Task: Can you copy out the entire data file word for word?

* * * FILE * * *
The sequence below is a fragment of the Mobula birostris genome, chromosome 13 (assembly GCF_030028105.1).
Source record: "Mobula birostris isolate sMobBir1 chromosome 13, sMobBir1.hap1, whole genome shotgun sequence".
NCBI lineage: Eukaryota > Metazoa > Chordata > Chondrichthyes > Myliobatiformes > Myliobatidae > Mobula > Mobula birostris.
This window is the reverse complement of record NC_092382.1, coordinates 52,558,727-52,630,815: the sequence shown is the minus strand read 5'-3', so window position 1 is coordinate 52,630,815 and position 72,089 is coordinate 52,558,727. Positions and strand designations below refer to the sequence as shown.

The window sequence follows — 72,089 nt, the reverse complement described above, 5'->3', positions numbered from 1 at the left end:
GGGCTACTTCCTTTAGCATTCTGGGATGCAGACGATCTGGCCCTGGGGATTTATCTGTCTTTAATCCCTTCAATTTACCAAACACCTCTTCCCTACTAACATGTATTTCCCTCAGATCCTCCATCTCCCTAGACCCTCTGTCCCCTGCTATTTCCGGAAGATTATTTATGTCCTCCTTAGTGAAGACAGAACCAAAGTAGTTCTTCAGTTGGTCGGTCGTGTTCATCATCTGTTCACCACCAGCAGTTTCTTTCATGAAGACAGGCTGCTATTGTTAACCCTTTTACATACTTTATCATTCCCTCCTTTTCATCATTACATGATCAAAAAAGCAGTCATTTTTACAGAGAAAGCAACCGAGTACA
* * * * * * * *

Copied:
The sequence below is a fragment of the Mobula birostris genome, chromosome 13 (assembly GCF_030028105.1).
Source record: "Mobula birostris isolate sMobBir1 chromosome 13, sMobBir1.hap1, whole genome shotgun sequence".
NCBI lineage: Eukaryota > Metazoa > Chordata > Chondrichthyes > Myliobatiformes > Myliobatidae > Mobula > Mobula birostris.
This window is the reverse complement of record NC_092382.1, coordinates 52,558,727-52,630,815: the sequence shown is the minus strand read 5'-3', so window position 1 is coordinate 52,630,815 and position 72,089 is coordinate 52,558,727. Positions and strand designations below refer to the sequence as shown.

The window sequence follows — 72,089 nt, the reverse complement described above, 5'->3', positions numbered from 1 at the left end:
GGGCTACTTCCTTTAGCATTCTGGGATGCAGACGATCTGGCCCTGGGGATTTATCTGTCTTTAATCCCTTCAATTTACCAAACACCTCTTCCCTACTAACATGTATTTCCCTCAGATCCTCCATCTCCCTAGACCCTCTGTCCCCTGCTATTTCCGGAAGATTATTTATGTCCTCCTTAGTGAAGACAGAACCAAAGTAGTTCTTCAGTTGGTCGGTCGTGTTCATCATCTGTTCACCACCAGCAGTTTCTTTCATGAAGACAGGCTGCTATTGTTAACCCTTTTACATACTTTATCATTCCCTCCTTTTCATCATTACATGATCAAAAAAGCAGTCATTTTTACAGAGAAAGCAACCGAGTACA